A Love Letter to My Daughter

Today is my daughter’s seventh birthday.

Dear Claire,

Happy birthday to you! Now you are seven, and you are becoming such an interesting person! I am writing this to you, and sharing it with the world, as a way to honor who you are.

Like me, you are gifted with curiosity, intensity, creativity, and emotional expression. You love life and meet it fully. Your passion for animals and stories deepens with each year. Your best buddies are the dozens and dozens of stuffies in our house. You make up stories with your realistic plastic animals as well as Calico Critters using teeny tiny toys. You make boxes into animals, houses, and caves. All objects are fair game for being morphed into different uses and incorporated into stories.

Right now you want to be a marine biologist when you grow up. This is a recent change from wanting to be a National Park Ranger. You’ve also wanted to be an animal rescuer, paleontologist, rancher, or veterinarian. You have watched so many David Attenborough wildlife specials that you’ve picked up the British pronunciation of some words, like “territory.” In the U.S. we say “tare-a-tory” and in Britain it’s “tare-a-tree.” You watch dinosaur shows and understand the classifications of the Triassic, Jurassic, and Cretaceous epochs like nobody’s business, not to mention the Cambrian, Ordovician, Devonian, Carboniferous, and Permian ages.

Ironically, you are a reluctant reader. You are an auditory learner, and you have always loved being read to. You will sit for hours as long as the reader indulges you and her voice holds. You savor the intimacy of being read to. Although you are in first grade, you comprehend material that is several grades beyond. I suspect you can read more than you will admit. Remember the conversation we had about this?

I sussed out that you were expecting to learn the entire English language before reading on your own. I thought it was because you have a perfectionist streak and feared making errors. You told me it was because the work of de-coding words is hard. Once I clarified that there is no way to ever learn the entire language, and that reading is one of the crucial skills to doing anything in life, you offered to read. But you only do it on a barter basis — you’ll read one “baby” book (as you refer to with scorn anything you are currently able to read, like the Bob series) — if I read you a more complex book. You have a memory for concepts, words, and experiences that takes me by surprise.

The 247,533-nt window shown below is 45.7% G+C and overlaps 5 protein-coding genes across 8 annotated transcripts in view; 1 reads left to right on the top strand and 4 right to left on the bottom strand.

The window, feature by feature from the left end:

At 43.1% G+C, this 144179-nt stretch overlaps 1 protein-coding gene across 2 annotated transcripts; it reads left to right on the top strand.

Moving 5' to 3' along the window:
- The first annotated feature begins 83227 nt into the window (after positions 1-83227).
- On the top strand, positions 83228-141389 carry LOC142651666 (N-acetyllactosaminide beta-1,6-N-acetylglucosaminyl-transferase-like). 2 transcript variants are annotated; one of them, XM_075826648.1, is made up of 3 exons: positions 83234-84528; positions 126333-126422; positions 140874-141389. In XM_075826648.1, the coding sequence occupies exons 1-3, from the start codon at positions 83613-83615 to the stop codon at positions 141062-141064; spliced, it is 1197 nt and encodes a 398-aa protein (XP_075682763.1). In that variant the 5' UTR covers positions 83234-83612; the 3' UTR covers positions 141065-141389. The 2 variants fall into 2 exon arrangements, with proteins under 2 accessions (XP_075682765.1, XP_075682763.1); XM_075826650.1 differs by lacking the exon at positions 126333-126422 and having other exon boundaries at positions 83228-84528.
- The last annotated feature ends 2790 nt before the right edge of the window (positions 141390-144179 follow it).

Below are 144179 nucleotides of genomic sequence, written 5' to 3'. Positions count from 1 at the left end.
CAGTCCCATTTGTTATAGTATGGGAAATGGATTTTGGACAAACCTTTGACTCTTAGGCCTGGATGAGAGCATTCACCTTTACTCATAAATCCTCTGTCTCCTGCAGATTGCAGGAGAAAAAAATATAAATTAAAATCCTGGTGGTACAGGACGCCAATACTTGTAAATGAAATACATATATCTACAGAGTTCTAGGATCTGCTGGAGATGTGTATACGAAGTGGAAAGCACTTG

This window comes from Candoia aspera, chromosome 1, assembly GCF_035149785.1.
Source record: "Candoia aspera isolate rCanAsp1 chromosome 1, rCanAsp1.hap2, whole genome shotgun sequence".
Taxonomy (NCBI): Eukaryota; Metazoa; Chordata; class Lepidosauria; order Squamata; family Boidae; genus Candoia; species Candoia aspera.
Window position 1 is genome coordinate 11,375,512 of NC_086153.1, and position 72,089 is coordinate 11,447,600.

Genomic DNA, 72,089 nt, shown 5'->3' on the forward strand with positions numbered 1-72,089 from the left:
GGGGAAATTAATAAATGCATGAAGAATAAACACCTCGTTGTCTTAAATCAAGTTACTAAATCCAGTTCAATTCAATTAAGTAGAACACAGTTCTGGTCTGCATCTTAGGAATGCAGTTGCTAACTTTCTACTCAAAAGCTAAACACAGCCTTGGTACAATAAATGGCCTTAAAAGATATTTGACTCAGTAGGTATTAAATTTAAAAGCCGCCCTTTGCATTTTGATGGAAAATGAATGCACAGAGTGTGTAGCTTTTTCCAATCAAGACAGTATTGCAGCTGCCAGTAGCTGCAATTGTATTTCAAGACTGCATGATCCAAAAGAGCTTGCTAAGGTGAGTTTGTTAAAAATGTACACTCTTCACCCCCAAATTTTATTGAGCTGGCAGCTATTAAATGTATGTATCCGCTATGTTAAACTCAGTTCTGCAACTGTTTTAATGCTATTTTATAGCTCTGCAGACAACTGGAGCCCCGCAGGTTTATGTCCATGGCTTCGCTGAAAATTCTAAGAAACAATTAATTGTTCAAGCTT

Yet you are also visual. Only recently have you been able to tolerate watching movies. Your ability to slip into the story completely and the intensity of the visual stimulus bring the stories alive in a very real way for you. You understand intellectually about story structure — protagonists and antagonists, about plot, conflict, suspense, and conclusions — but understanding with the mind does not override your ability to immerse yourself.

You are a scientist. You form hypotheses about situations and test them. You engineer pipe cleaners and popsicle sticks into contraptions, and Scotch tape is your go-to adhesive. You like the Goldieblox toys and all the open-ended options within. You want to know why and how things work. You want to know the origins of words. You watched the Cosmos series by Neil Degrasse Tyson and it triggered a response of awe that brought you to tears. You love the Bedtime Math problems, which I apologize that we don’t do often enough for your taste.

You are a philosopher. You wonder if there is a god and imagine the possibilities of what that manifests. You view the cycle of life with equanimity. You ponder the ethics of eating meat. You are concerned about how humans treat each other. You worry about the fate of humankind and the environment. We have shielded you from much of the news of the world; soon enough you will learn harsh realities.